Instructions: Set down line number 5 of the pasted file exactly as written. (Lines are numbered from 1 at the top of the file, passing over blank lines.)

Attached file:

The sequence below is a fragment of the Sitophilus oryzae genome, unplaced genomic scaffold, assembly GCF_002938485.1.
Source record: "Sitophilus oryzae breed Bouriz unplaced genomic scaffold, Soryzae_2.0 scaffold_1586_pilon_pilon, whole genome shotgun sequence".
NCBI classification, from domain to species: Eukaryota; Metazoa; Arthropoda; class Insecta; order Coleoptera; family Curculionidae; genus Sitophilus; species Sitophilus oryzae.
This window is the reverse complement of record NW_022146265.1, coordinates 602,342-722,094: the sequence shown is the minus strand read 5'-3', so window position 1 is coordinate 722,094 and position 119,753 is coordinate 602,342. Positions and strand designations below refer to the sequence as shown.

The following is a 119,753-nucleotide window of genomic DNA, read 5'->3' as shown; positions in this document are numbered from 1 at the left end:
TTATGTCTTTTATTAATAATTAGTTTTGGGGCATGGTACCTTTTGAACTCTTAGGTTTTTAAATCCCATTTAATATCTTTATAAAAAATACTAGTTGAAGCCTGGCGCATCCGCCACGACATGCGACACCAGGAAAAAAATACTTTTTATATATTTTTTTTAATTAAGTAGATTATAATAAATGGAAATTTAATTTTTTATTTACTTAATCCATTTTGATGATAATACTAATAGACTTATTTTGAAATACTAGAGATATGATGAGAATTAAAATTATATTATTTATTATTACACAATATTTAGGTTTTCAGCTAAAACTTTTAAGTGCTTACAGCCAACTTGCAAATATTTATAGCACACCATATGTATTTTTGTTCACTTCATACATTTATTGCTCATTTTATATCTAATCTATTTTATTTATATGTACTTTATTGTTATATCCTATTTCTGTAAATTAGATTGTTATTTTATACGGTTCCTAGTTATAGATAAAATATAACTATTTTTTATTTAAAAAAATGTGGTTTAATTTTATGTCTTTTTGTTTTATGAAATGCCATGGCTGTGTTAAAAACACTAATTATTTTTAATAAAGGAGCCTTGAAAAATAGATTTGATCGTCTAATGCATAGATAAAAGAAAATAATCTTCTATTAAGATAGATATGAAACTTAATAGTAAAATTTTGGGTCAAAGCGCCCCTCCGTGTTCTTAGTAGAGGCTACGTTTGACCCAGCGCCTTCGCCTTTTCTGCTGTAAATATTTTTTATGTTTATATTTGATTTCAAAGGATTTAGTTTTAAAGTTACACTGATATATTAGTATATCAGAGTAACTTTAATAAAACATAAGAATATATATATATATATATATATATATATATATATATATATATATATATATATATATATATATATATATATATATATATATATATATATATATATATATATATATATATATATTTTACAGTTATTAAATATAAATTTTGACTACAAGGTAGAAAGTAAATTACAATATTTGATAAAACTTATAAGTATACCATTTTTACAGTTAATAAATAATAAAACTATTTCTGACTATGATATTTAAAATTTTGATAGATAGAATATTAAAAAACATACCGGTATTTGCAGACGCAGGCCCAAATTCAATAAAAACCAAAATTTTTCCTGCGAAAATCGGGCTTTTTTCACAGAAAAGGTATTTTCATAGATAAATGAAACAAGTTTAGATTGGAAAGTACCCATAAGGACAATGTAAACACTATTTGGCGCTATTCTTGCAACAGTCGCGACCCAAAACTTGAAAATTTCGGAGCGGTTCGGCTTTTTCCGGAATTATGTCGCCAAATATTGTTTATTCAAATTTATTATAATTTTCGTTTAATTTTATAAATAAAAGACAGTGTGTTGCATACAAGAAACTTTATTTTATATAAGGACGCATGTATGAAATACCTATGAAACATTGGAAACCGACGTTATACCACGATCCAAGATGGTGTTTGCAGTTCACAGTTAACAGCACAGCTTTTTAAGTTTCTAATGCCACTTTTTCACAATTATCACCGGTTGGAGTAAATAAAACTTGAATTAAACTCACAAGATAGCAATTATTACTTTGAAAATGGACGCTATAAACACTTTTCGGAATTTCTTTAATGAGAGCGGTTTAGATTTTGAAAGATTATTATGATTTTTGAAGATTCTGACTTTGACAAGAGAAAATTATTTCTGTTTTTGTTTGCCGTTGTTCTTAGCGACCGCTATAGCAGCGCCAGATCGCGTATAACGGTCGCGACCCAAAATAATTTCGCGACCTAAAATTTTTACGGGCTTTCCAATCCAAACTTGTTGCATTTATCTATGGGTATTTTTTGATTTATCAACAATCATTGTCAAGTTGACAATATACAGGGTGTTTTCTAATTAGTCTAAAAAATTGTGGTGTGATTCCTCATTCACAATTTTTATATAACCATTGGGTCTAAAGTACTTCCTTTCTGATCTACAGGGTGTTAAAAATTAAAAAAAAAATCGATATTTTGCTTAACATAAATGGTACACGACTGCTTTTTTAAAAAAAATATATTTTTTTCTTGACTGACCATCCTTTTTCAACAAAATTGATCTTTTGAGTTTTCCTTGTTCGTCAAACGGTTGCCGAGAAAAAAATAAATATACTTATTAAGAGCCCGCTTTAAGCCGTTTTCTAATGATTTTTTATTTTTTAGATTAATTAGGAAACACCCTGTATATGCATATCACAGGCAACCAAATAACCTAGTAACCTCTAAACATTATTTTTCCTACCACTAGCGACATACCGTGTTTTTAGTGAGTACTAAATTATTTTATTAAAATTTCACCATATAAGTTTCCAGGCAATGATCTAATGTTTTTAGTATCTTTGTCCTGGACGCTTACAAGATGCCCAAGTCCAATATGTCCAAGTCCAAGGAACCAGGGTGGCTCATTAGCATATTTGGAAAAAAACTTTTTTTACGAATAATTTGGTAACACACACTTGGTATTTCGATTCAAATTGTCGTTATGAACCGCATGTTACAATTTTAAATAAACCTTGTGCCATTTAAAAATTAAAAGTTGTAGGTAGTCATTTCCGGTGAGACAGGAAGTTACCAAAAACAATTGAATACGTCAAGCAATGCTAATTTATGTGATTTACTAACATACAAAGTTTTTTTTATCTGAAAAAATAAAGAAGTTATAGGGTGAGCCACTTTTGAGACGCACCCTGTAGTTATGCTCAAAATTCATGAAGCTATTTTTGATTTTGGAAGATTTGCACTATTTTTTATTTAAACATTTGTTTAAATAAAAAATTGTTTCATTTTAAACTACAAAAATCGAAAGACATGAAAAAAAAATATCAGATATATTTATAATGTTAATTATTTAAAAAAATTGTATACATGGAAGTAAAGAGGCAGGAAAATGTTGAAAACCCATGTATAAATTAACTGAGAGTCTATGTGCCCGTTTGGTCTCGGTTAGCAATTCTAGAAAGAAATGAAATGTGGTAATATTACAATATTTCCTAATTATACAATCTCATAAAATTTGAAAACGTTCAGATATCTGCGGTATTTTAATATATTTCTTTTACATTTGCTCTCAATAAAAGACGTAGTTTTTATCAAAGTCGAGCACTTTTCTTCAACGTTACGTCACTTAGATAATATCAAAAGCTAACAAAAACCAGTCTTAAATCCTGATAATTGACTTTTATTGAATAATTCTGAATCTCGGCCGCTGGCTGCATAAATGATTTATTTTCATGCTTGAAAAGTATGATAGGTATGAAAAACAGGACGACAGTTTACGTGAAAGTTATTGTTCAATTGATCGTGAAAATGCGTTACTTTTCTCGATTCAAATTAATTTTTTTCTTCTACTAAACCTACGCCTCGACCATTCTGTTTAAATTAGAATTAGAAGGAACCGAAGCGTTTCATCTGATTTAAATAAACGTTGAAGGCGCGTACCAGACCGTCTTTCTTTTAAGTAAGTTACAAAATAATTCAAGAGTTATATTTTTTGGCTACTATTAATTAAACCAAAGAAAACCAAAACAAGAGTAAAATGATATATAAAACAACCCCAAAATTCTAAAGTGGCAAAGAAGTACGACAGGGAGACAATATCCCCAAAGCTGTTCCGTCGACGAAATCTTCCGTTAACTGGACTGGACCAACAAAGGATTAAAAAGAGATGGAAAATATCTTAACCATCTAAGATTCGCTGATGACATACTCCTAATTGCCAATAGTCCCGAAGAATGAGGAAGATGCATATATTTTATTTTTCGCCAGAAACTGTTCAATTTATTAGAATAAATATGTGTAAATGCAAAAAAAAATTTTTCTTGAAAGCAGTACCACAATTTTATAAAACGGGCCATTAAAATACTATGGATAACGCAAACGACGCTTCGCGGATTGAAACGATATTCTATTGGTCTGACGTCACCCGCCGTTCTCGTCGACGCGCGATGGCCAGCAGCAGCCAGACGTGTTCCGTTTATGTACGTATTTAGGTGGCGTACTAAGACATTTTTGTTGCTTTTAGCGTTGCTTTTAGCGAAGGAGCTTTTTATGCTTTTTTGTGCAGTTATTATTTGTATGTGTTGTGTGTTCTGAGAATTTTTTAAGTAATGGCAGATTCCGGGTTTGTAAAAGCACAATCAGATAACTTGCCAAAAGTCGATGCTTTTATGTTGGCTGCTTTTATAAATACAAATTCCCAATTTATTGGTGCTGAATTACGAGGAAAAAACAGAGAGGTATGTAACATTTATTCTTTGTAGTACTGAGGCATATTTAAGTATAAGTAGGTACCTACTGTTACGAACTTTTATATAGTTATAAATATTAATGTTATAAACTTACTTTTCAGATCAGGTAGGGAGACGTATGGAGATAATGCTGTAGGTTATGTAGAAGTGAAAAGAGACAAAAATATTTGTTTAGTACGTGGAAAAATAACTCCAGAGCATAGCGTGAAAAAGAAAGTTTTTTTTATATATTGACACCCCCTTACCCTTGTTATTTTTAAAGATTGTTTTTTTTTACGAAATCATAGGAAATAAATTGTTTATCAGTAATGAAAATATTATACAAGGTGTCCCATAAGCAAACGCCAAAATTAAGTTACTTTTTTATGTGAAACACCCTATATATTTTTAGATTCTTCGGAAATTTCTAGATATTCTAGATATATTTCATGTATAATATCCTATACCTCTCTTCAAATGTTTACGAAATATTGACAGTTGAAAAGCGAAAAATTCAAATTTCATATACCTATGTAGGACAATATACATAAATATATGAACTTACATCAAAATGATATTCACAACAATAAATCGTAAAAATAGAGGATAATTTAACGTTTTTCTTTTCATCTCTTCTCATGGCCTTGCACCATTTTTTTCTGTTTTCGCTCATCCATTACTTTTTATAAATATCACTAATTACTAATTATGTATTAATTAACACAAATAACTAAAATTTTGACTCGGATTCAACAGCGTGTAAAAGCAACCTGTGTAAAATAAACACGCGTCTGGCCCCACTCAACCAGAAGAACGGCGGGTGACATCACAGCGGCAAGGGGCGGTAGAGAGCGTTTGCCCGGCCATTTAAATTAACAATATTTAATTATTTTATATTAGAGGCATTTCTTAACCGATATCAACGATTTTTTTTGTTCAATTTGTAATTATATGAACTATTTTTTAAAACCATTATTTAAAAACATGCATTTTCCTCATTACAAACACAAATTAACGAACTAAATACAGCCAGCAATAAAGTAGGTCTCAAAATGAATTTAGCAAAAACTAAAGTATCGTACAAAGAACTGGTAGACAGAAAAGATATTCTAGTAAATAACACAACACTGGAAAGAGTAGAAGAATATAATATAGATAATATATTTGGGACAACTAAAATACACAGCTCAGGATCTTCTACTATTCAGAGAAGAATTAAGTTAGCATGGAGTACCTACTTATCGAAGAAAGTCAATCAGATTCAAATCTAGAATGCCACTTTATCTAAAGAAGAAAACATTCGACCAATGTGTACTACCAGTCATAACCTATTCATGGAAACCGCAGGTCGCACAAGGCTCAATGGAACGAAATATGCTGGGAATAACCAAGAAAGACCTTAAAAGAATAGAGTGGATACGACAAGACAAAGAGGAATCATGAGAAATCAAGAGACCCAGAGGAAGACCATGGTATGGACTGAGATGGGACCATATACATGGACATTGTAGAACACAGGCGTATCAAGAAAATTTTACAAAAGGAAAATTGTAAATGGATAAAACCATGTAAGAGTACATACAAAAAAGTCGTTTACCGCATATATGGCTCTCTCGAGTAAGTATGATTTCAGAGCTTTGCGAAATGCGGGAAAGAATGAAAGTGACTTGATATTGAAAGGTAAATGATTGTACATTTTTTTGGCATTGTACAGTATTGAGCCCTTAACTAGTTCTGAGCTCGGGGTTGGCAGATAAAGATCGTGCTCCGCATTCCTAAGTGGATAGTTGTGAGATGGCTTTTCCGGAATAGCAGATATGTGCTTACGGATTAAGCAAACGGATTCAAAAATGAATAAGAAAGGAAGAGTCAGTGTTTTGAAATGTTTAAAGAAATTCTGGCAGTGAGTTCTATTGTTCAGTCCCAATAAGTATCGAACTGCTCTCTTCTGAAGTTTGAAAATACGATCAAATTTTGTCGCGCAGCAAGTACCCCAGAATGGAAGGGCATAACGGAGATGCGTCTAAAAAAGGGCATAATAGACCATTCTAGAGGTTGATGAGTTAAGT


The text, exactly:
The following is a 119,753-nucleotide window of genomic DNA, read 5'->3' as shown; positions in this document are numbered from 1 at the left end: